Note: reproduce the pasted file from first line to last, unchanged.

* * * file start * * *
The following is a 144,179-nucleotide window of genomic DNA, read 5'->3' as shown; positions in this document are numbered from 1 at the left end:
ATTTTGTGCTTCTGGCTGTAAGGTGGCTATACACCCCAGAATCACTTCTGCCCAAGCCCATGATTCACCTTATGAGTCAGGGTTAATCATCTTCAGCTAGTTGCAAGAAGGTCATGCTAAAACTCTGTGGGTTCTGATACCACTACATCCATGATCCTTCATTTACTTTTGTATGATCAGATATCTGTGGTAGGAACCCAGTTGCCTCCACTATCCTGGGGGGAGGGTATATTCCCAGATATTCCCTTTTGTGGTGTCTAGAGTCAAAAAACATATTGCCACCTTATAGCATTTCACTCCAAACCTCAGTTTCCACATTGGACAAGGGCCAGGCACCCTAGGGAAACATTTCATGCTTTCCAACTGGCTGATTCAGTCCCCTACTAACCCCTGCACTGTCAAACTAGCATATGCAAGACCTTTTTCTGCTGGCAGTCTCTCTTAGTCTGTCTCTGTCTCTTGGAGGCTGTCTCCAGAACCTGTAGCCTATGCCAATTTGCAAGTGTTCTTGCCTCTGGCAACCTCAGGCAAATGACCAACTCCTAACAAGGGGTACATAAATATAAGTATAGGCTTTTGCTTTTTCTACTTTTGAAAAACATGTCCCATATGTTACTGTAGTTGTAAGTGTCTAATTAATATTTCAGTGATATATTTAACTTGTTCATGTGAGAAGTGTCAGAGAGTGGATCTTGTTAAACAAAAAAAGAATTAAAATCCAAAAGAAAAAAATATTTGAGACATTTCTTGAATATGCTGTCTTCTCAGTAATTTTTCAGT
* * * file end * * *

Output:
The following is a 144,179-nucleotide window of genomic DNA, read 5'->3' as shown; positions in this document are numbered from 1 at the left end:
ATTTTGTGCTTCTGGCTGTAAGGTGGCTATACACCCCAGAATCACTTCTGCCCAAGCCCATGATTCACCTTATGAGTCAGGGTTAATCATCTTCAGCTAGTTGCAAGAAGGTCATGCTAAAACTCTGTGGGTTCTGATACCACTACATCCATGATCCTTCATTTACTTTTGTATGATCAGATATCTGTGGTAGGAACCCAGTTGCCTCCACTATCCTGGGGGGAGGGTATATTCCCAGATATTCCCTTTTGTGGTGTCTAGAGTCAAAAAACATATTGCCACCTTATAGCATTTCACTCCAAACCTCAGTTTCCACATTGGACAAGGGCCAGGCACCCTAGGGAAACATTTCATGCTTTCCAACTGGCTGATTCAGTCCCCTACTAACCCCTGCACTGTCAAACTAGCATATGCAAGACCTTTTTCTGCTGGCAGTCTCTCTTAGTCTGTCTCTGTCTCTTGGAGGCTGTCTCCAGAACCTGTAGCCTATGCCAATTTGCAAGTGTTCTTGCCTCTGGCAACCTCAGGCAAATGACCAACTCCTAACAAGGGGTACATAAATATAAGTATAGGCTTTTGCTTTTTCTACTTTTGAAAAACATGTCCCATATGTTACTGTAGTTGTAAGTGTCTAATTAATATTTCAGTGATATATTTAACTTGTTCATGTGAGAAGTGTCAGAGAGTGGATCTTGTTAAACAAAAAAAGAATTAAAATCCAAAAGAAAAAAATATTTGAGACATTTCTTGAATATGCTGTCTTCTCAGTAATTTTTCAGT